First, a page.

Taking into account thermal noise only, with the assumption of a 10dB signal-to-noise ratio in the C-PCL receiver, the possibility of the application of such a system was shown. Although the SNR value was chosen conveniently in terms of detectability, a reverse propagation analysis proved that this condition can be met with a reasonable magnitude of C-PCL transmitter power. What is more, the C-PCL system antennas may be chosen or optimized for higher values of gain than modelled. In the best of cases considered in the analysis, using the conversion losses measured for typical amplifiers, the detection range of 1 km is reachable with the use of a sounding power of about 100 W at 750 MHz. The harmonic radar approach is known and used in order to detect objects containing electronic circuits. However, the most developed topic is the detection of specially prepared circuits, called nonlinear transponders [19]. The design of such a transponder covers the design of antennas for sounding and harmonic signals, and optimized and matched nonlinear circuits, most frequently consisting of a Schottky diode. In that case the parameters of a nonlinear circuit are known and the transponder antennas and operation frequency are to be optimized. Moreover, commonly the one harmonic is chosen, e.g., the second, and the remote exciter, i.e., a sounding and reading device, and the sounding signal form may be easily optimized. Such transponder circuits with appropriate interrogating circuits are used, for example, to track insects [20]. In the case of detection of hidden PCLs, there is no knowledge a priori about the parameters of the “transponder”. It should be assumed “the worst case”, i.e., the lack of knowledge about the exact parameters of the antennas and LNA in PCL. That is why the authors performed an analysis that covers a range of possible values of these parameters. Some of the initial guesses concerning the PCL structure resulted from the literature survey and knowledge of engineering trends. This work concerns the real case of a radar that is commonly regarded to be completely undetectable. Several devices, that may be used as an LNA for PCL, were tested in order to gain knowledge about typical IMD behavior. The real-world laboratory tests of these devices allowed the analysis to be performed and a C-PCL system performance to be estimated.
Further works may concern wideband and frequency-modulated sounding signals in order to suppress the influence of surrounding opportunity signals or obtain matched detection and signal compression. Another issue is the prediction of frequency- and direction-dependent variation of the PCL antenna directive gain when it serves as the transmitter of IMD signals. In the case of a C-PCL transmitter with a wideband sounding signal, e.g., Linear Frequency Modulation, when a kind of frequency-dependent array is used in the PCL, another additional issue arises. This is a possible change of the PCL’s responding beam angle during the C-PCL frequency sweep. For the quasi-constant position of the C-PCL (during the sweep time) its receiver receives an amplitude and phase modulation of the received signal during the sweep time. This modulation is periodical and synchronized with the frequency sweep. Then, one of the possible solutions to overcome this is a kind of receiving channel equalization. It is based on the synchronic modulation of the receiver gain and additional phase shifter in order to obtain a constant received power and minimalized phase changes.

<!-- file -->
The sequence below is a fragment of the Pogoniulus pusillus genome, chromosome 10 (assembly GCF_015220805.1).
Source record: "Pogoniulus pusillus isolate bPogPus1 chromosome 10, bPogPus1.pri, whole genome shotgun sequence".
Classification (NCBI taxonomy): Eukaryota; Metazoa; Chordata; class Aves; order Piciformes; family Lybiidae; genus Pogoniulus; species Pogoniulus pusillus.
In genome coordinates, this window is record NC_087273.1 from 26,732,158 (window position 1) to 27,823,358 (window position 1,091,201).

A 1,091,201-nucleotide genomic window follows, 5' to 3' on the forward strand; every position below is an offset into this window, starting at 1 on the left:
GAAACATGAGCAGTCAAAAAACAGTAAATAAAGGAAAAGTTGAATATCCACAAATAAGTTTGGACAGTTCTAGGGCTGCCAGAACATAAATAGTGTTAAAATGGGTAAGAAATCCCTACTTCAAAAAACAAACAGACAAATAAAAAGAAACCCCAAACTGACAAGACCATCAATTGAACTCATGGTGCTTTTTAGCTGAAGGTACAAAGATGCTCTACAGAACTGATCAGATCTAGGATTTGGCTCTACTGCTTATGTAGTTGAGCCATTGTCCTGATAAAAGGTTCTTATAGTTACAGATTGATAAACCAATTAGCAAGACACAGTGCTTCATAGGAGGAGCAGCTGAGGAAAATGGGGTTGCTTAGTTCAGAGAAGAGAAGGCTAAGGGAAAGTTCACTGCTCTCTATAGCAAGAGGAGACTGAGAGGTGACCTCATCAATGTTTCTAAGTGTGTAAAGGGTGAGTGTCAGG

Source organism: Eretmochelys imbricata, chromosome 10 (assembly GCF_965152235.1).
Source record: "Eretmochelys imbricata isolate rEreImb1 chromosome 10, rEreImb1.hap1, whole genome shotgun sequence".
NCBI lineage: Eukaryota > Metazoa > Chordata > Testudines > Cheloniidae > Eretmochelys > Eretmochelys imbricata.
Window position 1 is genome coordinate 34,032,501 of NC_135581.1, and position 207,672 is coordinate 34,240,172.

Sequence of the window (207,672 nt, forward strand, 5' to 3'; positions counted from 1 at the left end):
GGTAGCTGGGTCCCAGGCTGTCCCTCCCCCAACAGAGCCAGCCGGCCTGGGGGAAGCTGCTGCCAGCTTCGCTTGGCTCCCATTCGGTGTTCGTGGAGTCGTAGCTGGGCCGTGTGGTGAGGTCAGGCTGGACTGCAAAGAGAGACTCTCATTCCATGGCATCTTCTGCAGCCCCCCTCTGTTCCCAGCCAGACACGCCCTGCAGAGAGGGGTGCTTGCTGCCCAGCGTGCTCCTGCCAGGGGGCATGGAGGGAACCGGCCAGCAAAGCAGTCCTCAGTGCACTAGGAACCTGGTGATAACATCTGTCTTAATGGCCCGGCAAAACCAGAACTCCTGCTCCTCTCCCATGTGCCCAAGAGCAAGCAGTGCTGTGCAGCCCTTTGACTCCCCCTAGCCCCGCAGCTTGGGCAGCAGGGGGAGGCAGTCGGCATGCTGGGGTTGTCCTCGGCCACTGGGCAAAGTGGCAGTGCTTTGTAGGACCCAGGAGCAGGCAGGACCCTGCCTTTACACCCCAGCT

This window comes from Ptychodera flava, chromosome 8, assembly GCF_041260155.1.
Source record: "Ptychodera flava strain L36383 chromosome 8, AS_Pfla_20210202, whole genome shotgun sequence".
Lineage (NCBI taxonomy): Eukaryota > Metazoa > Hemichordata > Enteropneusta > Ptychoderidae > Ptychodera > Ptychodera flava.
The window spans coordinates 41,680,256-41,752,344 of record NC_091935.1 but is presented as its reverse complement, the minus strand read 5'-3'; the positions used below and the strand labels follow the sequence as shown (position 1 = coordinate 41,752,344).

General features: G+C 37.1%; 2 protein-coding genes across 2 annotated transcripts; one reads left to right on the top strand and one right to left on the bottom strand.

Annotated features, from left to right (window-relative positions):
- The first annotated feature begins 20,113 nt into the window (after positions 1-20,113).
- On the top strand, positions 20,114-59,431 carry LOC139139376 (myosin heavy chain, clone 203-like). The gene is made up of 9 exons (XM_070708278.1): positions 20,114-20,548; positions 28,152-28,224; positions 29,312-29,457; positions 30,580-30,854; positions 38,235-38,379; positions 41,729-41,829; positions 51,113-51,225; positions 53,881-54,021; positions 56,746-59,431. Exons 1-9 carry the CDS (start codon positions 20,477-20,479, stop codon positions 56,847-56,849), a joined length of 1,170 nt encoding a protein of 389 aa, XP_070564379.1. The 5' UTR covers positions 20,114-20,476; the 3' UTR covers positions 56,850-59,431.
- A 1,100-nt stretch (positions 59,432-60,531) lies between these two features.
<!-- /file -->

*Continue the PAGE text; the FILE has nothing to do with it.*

A real design of a C-PCL system should be started from the tactical point of view. The subsequent analysis steps should cover the following issues, assuming a military mission in an unknown area:
Size of area dedicated to be searched through, and the terrain profile;
Location of known radar stations—based on intelligence data or direction finding devices;
Prediction of possible location of PCL radars, assuming that they may serve as so called “gap fillers”—additional radars used to maintain full coverage of surveillance area;
Location of DVB-T/FM/GSM transmitters and their power.
The information above allows the prediction of the background signals power to be performed. These data are very important in estimating the C-PCL performance. In order to merge and use the information above, one may develop a computer simulation engine which would allow the various scenarios to be analyzed. This kind of simulator would help in the process of C-PCL design. The authors plan further research in this direction.
The practical implementation of this method of PCL detection may rely on the use of Unmanned Aerial Vehicles (drones) with an adaptively defined search trajectory. One may further analyze and optimize the configuration of a distributed C-PCL system with the use of several UAVs. The sounding signal transmitters may be placed on two drones separately. Moreover, the IMD receiver may be placed on another separate drone or even multiplied and placed on several drones. The methodology of scanning the given area may be optimized according to various criteria, e.g., power consumption, investigation time of an area, accuracy of localization of the PCL system, or maximization of the detection distance. The distributed “smart” C-PCL system based on a number of drones with sounding transmitters and IMD receivers may overcome issues related to optimal interception of IMD signals emitted by the circular antenna array of PCL and, moreover, allows a fast PCL localization to be done.